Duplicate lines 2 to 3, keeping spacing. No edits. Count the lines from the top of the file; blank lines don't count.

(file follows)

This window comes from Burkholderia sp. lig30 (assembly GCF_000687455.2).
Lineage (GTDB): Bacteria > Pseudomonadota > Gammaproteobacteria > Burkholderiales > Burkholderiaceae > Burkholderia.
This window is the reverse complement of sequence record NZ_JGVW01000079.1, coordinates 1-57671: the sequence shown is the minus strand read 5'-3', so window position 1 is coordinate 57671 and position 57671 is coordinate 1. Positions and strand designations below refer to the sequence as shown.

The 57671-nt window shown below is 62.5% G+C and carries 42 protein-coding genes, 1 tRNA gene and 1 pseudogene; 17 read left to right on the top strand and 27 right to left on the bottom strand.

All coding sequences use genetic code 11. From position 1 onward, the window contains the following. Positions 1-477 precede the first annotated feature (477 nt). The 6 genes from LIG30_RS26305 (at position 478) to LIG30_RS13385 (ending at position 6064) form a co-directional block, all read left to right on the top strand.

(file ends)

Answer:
Lineage (GTDB): Bacteria > Pseudomonadota > Gammaproteobacteria > Burkholderiales > Burkholderiaceae > Burkholderia.
This window is the reverse complement of sequence record NZ_JGVW01000079.1, coordinates 1-57671: the sequence shown is the minus strand read 5'-3', so window position 1 is coordinate 57671 and position 57671 is coordinate 1. Positions and strand designations below refer to the sequence as shown.